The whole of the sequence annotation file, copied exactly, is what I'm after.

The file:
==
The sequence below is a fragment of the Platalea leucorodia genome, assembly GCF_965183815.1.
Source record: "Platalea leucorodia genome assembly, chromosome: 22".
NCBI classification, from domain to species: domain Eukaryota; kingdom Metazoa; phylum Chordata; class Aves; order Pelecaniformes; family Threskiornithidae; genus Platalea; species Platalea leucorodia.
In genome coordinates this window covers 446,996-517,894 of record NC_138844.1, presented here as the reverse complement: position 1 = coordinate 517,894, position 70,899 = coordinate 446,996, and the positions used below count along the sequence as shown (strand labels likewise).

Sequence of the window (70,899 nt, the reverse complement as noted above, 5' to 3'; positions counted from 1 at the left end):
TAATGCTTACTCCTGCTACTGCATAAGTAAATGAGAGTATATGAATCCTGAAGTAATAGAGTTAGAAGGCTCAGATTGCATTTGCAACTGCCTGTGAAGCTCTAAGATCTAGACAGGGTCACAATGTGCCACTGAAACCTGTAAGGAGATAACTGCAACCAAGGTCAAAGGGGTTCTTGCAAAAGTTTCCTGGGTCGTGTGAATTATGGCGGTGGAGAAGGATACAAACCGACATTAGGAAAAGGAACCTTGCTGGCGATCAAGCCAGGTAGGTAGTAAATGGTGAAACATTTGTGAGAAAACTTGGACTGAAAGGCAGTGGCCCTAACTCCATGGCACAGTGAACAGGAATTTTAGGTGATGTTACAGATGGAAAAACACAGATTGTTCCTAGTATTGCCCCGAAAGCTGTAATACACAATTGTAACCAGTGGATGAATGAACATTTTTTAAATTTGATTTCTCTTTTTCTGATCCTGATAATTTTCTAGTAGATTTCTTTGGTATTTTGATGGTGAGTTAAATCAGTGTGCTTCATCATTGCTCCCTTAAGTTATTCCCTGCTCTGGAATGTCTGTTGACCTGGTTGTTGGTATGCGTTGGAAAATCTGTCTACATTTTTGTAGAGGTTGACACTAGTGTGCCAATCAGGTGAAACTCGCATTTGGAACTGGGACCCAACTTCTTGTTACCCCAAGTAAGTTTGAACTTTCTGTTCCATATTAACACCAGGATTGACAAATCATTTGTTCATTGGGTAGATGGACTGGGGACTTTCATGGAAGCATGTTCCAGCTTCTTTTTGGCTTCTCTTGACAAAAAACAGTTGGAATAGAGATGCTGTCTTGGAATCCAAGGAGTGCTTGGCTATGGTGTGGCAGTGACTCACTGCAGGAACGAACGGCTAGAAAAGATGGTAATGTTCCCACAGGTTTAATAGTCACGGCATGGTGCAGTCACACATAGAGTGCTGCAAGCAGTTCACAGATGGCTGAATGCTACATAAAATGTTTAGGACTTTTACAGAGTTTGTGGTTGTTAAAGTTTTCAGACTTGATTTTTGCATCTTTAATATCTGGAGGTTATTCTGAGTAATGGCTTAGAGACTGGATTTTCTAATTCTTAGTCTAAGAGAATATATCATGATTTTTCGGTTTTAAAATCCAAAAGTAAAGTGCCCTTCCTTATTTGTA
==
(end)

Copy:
The sequence below is a fragment of the Platalea leucorodia genome, assembly GCF_965183815.1.
Source record: "Platalea leucorodia genome assembly, chromosome: 22".
NCBI classification, from domain to species: domain Eukaryota; kingdom Metazoa; phylum Chordata; class Aves; order Pelecaniformes; family Threskiornithidae; genus Platalea; species Platalea leucorodia.
In genome coordinates this window covers 446,996-517,894 of record NC_138844.1, presented here as the reverse complement: position 1 = coordinate 517,894, position 70,899 = coordinate 446,996, and the positions used below count along the sequence as shown (strand labels likewise).

Sequence of the window (70,899 nt, the reverse complement as noted above, 5' to 3'; positions counted from 1 at the left end):
TAATGCTTACTCCTGCTACTGCATAAGTAAATGAGAGTATATGAATCCTGAAGTAATAGAGTTAGAAGGCTCAGATTGCATTTGCAACTGCCTGTGAAGCTCTAAGATCTAGACAGGGTCACAATGTGCCACTGAAACCTGTAAGGAGATAACTGCAACCAAGGTCAAAGGGGTTCTTGCAAAAGTTTCCTGGGTCGTGTGAATTATGGCGGTGGAGAAGGATACAAACCGACATTAGGAAAAGGAACCTTGCTGGCGATCAAGCCAGGTAGGTAGTAAATGGTGAAACATTTGTGAGAAAACTTGGACTGAAAGGCAGTGGCCCTAACTCCATGGCACAGTGAACAGGAATTTTAGGTGATGTTACAGATGGAAAAACACAGATTGTTCCTAGTATTGCCCCGAAAGCTGTAATACACAATTGTAACCAGTGGATGAATGAACATTTTTTAAATTTGATTTCTCTTTTTCTGATCCTGATAATTTTCTAGTAGATTTCTTTGGTATTTTGATGGTGAGTTAAATCAGTGTGCTTCATCATTGCTCCCTTAAGTTATTCCCTGCTCTGGAATGTCTGTTGACCTGGTTGTTGGTATGCGTTGGAAAATCTGTCTACATTTTTGTAGAGGTTGACACTAGTGTGCCAATCAGGTGAAACTCGCATTTGGAACTGGGACCCAACTTCTTGTTACCCCAAGTAAGTTTGAACTTTCTGTTCCATATTAACACCAGGATTGACAAATCATTTGTTCATTGGGTAGATGGACTGGGGACTTTCATGGAAGCATGTTCCAGCTTCTTTTTGGCTTCTCTTGACAAAAAACAGTTGGAATAGAGATGCTGTCTTGGAATCCAAGGAGTGCTTGGCTATGGTGTGGCAGTGACTCACTGCAGGAACGAACGGCTAGAAAAGATGGTAATGTTCCCACAGGTTTAATAGTCACGGCATGGTGCAGTCACACATAGAGTGCTGCAAGCAGTTCACAGATGGCTGAATGCTACATAAAATGTTTAGGACTTTTACAGAGTTTGTGGTTGTTAAAGTTTTCAGACTTGATTTTTGCATCTTTAATATCTGGAGGTTATTCTGAGTAATGGCTTAGAGACTGGATTTTCTAATTCTTAGTCTAAGAGAATATATCATGATTTTTCGGTTTTAAAATCCAAAAGTAAAGTGCCCTTCCTTATTTGTA